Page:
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Research Papers

Description and Computer Modeling of a Ball-and-Socket Hub That Enables Teetering for Three-Bladed Wind Turbines

[+] Author and Article Information
Arnold Ramsland

Ramsland Technology,
97533 Franklin Ridge,
Chapel Hill, NC 27517
e-mail: acrbjr@msn.com

Contributed by the Solar Energy Division of ASME for publication in the JOURNAL OF SOLAR ENERGY ENGINEERING: INCLUDING WIND ENERGY AND BUILDING ENERGY CONSERVATION. Manuscript received May 20, 2014; final manuscript received February 4, 2015; published online March 12, 2015. Assoc. Editor: Yves Gagnon.

J. Sol. Energy Eng 137(3), 031019 (Jun 01, 2015) (12 pages) Paper No: SOL-14-1152; doi: 10.1115/1.4029813 History: Received May 20, 2014; Revised February 04, 2015; Online March 12, 2015

A horizontal axis wind turbine with a ball-and-socket hub is disclosed. The hub enables horizontal axis turbines with two or more blades to teeter in response to wind shear gradients. Computer modeling was done using existing and modified fast code in order to compare the new hub design with existing designs. Results show that a three-bladed turbine with the ball-and-socket hub provides very significant reductions in out-of-plane bending loads applied to the main shaft in comparison to a three-bladed turbine with a rigid hub. Results also show that the new hub design provides significant reductions in the out-of-plane loads applied to the blades. A blade fatigue study using a rainflow counting of multi-axial torque contributions at the blade root was performed in order to assess the impact of these reductions, and results show that the three-bladed turbine equipped with a ball-and-socket, teetering hub provides for very significant reductions in lifetime blade damage in comparison to existing wind turbine designs due to a combination of factors. The first factor is that teetering largely eliminates the cyclic variations in out-of-plane torque on the blades that are observed with rigid hubs. Here, the fatigue study shows that the three-bladed wind turbine with a teetering hub provides for an approximate sixfold reduction in lifetime blade damage in comparison to a three-bladed turbine with a rigid hub. The second factor is that the addition of a third blade reduces the load on each blade by one-third. Here, the fatigue study shows that a three-bladed turbine with a teetering hub provides for an approximate fourfold reduction in lifetime blade damage in comparison to a two-bladed turbine with a teetering hub.

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References

Figures

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Fig. 1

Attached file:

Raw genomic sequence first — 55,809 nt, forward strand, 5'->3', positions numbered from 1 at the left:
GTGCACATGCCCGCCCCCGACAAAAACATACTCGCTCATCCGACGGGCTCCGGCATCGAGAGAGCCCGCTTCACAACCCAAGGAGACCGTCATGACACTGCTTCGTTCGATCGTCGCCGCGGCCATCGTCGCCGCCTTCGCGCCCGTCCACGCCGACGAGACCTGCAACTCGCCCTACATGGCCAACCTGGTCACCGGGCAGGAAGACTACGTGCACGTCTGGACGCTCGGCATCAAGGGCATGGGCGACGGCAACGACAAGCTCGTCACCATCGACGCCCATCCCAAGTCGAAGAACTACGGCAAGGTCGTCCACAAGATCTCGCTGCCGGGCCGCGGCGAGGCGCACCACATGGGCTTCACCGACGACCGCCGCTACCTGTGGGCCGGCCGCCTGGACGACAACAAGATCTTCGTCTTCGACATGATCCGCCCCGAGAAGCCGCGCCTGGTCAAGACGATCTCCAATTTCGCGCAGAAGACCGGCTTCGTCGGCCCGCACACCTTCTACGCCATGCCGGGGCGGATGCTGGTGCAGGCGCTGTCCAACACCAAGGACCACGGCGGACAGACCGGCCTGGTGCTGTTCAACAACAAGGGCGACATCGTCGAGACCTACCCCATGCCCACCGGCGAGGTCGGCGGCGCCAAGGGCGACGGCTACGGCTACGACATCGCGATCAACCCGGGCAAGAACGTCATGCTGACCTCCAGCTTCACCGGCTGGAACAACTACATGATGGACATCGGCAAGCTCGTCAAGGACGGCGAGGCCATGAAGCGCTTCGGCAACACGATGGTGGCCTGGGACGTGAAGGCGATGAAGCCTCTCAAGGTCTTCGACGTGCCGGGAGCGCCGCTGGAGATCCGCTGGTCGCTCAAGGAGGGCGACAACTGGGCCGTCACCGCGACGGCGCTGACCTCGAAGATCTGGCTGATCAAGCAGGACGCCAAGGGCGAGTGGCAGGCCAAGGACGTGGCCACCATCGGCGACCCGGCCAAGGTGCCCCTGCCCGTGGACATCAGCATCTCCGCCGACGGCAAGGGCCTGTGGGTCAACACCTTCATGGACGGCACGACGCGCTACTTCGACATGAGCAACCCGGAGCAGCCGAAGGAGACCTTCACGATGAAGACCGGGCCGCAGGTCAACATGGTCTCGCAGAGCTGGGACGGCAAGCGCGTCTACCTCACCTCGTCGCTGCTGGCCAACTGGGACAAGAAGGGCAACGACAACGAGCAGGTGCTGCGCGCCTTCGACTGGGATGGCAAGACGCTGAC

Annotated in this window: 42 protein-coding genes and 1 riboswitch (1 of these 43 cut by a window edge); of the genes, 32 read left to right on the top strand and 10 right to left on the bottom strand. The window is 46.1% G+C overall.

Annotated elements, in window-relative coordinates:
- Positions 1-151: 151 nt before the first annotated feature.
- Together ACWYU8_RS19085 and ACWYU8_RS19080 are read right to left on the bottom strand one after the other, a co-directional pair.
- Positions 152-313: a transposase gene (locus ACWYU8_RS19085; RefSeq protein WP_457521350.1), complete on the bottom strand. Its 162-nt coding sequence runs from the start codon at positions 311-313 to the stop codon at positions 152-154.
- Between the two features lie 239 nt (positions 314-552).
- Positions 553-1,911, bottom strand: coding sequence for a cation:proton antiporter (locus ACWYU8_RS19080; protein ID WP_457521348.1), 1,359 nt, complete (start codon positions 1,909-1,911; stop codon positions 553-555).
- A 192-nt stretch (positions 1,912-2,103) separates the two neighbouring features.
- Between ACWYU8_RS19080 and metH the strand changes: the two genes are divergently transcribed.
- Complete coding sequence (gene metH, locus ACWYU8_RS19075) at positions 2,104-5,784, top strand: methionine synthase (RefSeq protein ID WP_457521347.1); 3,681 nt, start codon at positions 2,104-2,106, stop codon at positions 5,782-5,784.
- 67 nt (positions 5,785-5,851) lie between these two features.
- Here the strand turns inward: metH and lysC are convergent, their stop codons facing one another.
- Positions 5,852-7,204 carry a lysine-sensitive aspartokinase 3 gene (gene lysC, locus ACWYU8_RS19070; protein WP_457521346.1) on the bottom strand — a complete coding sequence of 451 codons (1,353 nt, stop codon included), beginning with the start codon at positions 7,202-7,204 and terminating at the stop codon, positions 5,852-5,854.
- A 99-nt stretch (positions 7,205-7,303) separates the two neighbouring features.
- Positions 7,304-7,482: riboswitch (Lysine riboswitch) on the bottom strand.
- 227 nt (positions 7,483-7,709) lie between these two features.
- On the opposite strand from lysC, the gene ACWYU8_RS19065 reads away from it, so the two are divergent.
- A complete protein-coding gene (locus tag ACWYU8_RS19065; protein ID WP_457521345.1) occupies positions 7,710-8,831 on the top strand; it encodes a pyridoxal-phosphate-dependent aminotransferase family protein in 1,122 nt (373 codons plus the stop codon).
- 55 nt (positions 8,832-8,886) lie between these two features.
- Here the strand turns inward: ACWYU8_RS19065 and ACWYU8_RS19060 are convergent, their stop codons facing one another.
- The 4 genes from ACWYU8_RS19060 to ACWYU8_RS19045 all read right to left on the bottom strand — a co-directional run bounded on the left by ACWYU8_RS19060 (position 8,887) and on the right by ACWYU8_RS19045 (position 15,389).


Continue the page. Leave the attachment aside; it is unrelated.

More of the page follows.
Wind Turbine undergoing teetering

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Fig. 2

Exploded view of ball-and-socket hub

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Fig. 3

Alternate main shaft ball with fitted transfer assembly

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Fig. 6

Main shaft ball showing teetering arc and teetering plane

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Fig. 7

Wind turbine with ball-and-socket hub protected by nose cone and back protector

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Fig. 8

Teetering and pitch axes of two-bladed wind turbine

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Fig. 9

Teetering and pitch axes of three-bladed wind turbine

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Fig. 10

Lifetime Weibull wind speed distribution

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Fig. 15

Rotating bending moment at LSS tip about ya axis with two-bladed hub (LSSTipMya)

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Fig. 14

Rotating bending moment at LSS tip about za axis with three-bladed hub (LSSTipMza)

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Fig. 13

Rotating bending moment at LSS tip about ya axis with three-bladed hub (LSSTipMya)

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Fig. 12

Blade 1 teetering profile with two-bladed hub

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Fig. 11

Blade 1 teetering profile with three-bladed hub

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Fig. 21

Out-of-plane bending moment at blade 1 root (RootMyc1)

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Fig. 20

In-plane bending moment at blade 1 root (RootMxc1)

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Fig. 19

Nonrotating low-speed shaft bending moment about zs axis at the shaft’s strain gage (LSSGagMzs)

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Fig. 18

Nonrotating low-speed shaft bending moment about ys axis at shaft’s strain gage (LSSGagMys)

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Fig. 17

Rotating bending moment at low-speed shaft tip about ya axis with three-bladed hub (LSSTipMya) showing spike with teetering hub

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Fig. 16

Rotating bending moment at LSS tip about za axis with two-bladed hub (LSSTipMza)

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